A massive global effort is currently underway to create a vaccine for COVID-19. There are 35 companies and academic institutions, across the world, that are racing to produce a vaccine that can help us fight this virus. Four of these labs will be conducting human trials shortly. Experts believe that it could be anywhere between 12 to 18 months for the COVID-19 vaccine to be ready. At the moment that timeline may seem rather long, but in the world vaccines, that is a very good time frame.
To understand why, let’s first go through the basics. How do vaccines work?
A vaccines helps fight pathogens by preparing the body’s natural immunity to recognise and fight viruses and bacteria, by first introducing enough information about the pathogen in the body. The pathogen forces the body to produce a response to fight it, without causing an illness. This prepares the body for a future invasion by the same pathogen.
There are several ways to develop a vaccine and scientists need the actual pathogen to create any vaccine. The process to design a vaccine and ensure it is safe for human use, takes anywhere between 10 to 15 years. Which is why an 18 month timeline is actually really fast. There are two common ways to create vaccines - Attenuated and Inactivated.
Attenuated vaccines are created by rearing a weaker strain of the virus or bacteria, usually outside the body, which is then extracted into a single dose ready for human use. Measles and tuberculosis vaccines are made this way.
Inactivated vaccines on the other hand are derived by studying the genetic make-up of a dead pathogen, identifying the active protein in it and then mass replicating the protein. Vaccines created this way often require multiple doses at regular time intervals. Polio and rabies vaccines are created using this method.
There is a lot of newer and advanced technologies of creating vaccines that are being explored and used across the world, of which the nucleotide based vaccines take lesser time to be created. These vaccines replicate the DNA/RNA of the pathogen and stimulates the body to create the same pathogen. Zika virus vaccine was created using this method.
The race to create the COVID-19 vaccine is happening at an expedited speed, partially thanks to Chinese scientists who shared the genetic sequence of SARS-CoV2, the virus that causes COVID-19, in January. Leading the race is the U.S based biotech firm Moderna which in collaboration with National Institute of Allergies and Infections (USA) took only 42 days to move from vaccine design to human testing. That is a record breaking speed.
There are also companies that exploring alternative approaches to designing a vaccine. Trying different and varied methods vaccine creation increases the probability of finding a vaccine that gets approval.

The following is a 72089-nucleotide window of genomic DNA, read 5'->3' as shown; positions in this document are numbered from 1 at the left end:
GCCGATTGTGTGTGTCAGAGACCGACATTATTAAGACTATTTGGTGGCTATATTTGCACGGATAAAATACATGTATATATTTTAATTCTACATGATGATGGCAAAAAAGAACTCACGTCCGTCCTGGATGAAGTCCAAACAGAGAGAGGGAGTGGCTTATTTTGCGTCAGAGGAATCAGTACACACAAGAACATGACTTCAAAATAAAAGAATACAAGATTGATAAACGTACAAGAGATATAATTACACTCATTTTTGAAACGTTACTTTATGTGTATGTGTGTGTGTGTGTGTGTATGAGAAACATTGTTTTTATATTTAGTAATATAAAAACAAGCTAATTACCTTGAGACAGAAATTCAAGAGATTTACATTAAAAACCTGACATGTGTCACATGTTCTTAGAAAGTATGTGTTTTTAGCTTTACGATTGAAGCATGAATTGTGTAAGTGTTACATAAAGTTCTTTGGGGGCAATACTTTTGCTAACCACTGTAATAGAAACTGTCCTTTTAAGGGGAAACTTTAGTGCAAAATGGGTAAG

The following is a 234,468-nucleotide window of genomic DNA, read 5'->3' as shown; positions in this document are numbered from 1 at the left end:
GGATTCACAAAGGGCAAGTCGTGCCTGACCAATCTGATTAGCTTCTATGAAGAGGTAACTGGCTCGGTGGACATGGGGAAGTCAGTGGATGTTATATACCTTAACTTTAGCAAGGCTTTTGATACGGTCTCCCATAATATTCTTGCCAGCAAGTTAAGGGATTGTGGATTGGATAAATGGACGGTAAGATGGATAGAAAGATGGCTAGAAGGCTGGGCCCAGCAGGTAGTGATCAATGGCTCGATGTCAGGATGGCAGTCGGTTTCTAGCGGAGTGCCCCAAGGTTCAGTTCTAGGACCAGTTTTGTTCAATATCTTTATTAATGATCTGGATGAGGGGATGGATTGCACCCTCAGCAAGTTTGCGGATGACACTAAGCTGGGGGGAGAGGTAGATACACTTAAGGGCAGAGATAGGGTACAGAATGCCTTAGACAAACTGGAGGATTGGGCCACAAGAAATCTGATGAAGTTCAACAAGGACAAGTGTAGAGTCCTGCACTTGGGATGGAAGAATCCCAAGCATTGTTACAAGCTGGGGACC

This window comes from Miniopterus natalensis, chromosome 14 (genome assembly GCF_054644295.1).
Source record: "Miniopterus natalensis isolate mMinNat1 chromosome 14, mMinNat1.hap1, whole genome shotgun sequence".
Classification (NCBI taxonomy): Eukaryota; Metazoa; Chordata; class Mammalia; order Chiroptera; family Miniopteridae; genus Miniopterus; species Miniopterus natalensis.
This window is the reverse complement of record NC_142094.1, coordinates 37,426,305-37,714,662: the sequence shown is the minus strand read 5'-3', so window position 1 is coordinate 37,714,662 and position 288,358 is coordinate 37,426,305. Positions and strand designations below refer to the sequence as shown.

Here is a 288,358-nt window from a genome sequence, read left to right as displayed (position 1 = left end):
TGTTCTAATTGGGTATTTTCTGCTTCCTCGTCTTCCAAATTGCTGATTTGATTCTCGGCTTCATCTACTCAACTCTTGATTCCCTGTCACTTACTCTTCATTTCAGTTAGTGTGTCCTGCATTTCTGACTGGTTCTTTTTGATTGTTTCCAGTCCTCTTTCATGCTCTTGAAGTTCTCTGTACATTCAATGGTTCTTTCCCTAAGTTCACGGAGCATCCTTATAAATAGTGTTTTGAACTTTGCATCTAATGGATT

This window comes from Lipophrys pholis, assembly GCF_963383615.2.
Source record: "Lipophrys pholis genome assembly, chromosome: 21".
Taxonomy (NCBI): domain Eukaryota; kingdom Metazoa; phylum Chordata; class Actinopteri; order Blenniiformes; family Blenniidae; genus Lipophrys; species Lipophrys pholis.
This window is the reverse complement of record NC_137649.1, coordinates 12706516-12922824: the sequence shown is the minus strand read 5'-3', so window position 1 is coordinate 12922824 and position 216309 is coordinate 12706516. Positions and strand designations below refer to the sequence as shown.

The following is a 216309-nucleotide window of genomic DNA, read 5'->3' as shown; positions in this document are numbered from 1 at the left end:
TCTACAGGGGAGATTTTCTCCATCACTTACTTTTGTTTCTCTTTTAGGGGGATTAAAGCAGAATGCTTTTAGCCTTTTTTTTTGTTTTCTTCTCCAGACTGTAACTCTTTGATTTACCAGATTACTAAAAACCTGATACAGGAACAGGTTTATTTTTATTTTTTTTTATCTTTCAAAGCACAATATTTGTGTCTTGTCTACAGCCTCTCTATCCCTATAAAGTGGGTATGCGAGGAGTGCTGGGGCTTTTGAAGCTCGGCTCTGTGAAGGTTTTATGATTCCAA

But despite the urgency to have a vaccine ready, and the breakneck speed at which scientists are trying to find a solution, vaccine clinical trials need to be conducted with precision and care, to ensure the safety & efficacy of the vaccine, once it hits the market.
For a vaccine to move from design stage to be ready for use, there are three stages of human trial that it needs to pass. Each stage tests the safety and efficacy of the vaccine. In the first stage, the vaccine is tried on a small number of healthy people, and scientists watch for safety and immunity response for different doses. This stage, under normal circumstances, takes between one to two years, but because of the urgency we face, for COVID-19 vaccine, this expected to take around three months.
The second stage of human trials, is conducted with a much larger group of people. The methodology used is a randomised, double blind, placebo-controlled study of hundreds of people. At this stage, scientists evaluate safety, efficacy, the optimal dose and the proposed vaccine schedule. And this stage usually takes between two and three years. But for COVID-19 vaccine, it is expected to take around 8 months.
Stage three of vaccine trial is similar to stage two, except that it is conducted on an even larger group. This stage usually takes anywhere between two to four years, but for COVID-19, it is expected that this stage will be clubbed with Stage 2.
Once the vaccine passes the three stages of trial, it has to undergo regulatory review, where a government body has to approve the new vaccine. This usually takes one to two years, but this stage will likely be expedited for the COVID-19 vaccine.
The International community has banded together, like never before to create a vaccine. If a vaccine is ready in the next 12 to 18 months, we will be able to prevent a recirculation of coronavirus, protecting millions of lives and helping the world get back on its feet.
But, what will also become true, is that this innovative, multi-stakeholder way of creating a vaccine, could fundamentally change how scientists develop and ready a vaccine, in a rapid and efficient way.
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